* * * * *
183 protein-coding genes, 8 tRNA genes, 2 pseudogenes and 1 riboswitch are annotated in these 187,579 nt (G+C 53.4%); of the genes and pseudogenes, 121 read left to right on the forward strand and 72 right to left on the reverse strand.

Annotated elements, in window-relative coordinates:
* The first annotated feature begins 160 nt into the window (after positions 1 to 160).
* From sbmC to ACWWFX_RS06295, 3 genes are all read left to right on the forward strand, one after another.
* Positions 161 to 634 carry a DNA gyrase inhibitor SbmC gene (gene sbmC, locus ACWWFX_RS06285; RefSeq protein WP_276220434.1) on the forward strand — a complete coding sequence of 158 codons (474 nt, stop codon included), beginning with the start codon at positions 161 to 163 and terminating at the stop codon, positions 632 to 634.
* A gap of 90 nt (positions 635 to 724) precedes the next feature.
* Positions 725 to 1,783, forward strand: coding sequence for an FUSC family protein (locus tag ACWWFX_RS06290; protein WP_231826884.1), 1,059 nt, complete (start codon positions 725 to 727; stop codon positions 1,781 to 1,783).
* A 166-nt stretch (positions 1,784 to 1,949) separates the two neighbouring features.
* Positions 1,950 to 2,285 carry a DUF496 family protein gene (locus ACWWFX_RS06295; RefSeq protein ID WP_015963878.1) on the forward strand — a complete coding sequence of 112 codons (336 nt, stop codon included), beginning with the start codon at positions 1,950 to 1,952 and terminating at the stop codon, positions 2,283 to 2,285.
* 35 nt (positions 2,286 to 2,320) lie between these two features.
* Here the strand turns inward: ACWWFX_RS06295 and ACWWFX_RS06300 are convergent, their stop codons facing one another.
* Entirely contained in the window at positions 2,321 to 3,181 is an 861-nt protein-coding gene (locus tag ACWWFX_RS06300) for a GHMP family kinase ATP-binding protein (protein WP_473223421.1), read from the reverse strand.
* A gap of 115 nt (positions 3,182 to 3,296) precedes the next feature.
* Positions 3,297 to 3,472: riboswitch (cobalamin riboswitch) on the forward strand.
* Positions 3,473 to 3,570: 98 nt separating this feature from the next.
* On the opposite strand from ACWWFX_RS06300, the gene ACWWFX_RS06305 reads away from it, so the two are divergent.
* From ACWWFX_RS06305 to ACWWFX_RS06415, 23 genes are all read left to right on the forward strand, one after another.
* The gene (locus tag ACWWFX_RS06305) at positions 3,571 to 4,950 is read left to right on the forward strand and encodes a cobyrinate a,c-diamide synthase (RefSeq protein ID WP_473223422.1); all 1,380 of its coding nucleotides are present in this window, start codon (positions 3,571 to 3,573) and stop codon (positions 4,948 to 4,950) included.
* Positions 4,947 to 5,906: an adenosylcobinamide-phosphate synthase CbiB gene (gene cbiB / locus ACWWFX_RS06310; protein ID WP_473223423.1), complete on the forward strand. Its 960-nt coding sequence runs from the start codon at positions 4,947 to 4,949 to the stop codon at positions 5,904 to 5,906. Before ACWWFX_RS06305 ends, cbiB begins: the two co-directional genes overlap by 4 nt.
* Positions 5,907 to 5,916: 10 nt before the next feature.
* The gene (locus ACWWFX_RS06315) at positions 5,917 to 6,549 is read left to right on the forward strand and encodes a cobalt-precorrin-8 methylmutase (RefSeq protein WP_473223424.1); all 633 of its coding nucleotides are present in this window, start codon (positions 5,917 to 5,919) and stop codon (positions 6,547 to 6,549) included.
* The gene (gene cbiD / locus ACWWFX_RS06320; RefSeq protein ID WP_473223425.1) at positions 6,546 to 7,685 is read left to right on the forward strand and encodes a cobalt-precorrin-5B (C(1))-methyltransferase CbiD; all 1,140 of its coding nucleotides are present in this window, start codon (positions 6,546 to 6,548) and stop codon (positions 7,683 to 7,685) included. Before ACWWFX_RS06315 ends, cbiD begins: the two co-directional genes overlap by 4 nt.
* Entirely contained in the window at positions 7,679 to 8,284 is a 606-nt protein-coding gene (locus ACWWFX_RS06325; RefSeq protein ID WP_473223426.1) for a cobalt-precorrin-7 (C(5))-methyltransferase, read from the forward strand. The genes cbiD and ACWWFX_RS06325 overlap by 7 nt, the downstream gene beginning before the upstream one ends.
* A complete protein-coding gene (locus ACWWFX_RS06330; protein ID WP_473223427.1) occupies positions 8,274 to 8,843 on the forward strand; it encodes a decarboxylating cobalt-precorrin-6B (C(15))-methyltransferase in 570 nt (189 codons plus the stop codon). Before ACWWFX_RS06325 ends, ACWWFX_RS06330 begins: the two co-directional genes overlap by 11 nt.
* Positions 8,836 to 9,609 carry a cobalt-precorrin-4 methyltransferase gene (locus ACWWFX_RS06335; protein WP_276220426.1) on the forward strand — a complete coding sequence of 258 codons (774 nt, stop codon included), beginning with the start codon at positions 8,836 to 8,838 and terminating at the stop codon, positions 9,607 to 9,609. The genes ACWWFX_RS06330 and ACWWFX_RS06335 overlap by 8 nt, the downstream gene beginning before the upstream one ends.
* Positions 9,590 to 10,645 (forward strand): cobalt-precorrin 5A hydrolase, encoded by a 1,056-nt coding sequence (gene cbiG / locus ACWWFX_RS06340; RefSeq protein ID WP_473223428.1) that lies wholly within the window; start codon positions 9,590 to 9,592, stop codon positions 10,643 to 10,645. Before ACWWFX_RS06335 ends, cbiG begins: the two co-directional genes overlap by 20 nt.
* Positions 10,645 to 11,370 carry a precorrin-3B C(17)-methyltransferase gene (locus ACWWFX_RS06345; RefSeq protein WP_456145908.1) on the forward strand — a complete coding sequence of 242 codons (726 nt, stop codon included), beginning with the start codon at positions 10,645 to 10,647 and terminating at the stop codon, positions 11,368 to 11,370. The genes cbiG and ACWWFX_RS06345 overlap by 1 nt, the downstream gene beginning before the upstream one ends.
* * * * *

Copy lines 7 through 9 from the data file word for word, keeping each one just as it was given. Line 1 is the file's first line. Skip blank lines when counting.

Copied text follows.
* Positions 725 to 1,783, forward strand: coding sequence for an FUSC family protein (locus tag ACWWFX_RS06290; protein WP_231826884.1), 1,059 nt, complete (start codon positions 725 to 727; stop codon positions 1,781 to 1,783).
* A 166-nt stretch (positions 1,784 to 1,949) separates the two neighbouring features.
* Positions 1,950 to 2,285 carry a DUF496 family protein gene (locus ACWWFX_RS06295; RefSeq protein ID WP_015963878.1) on the forward strand — a complete coding sequence of 112 codons (336 nt, stop codon included), beginning with the start codon at positions 1,950 to 1,952 and terminating at the stop codon, positions 2,283 to 2,285.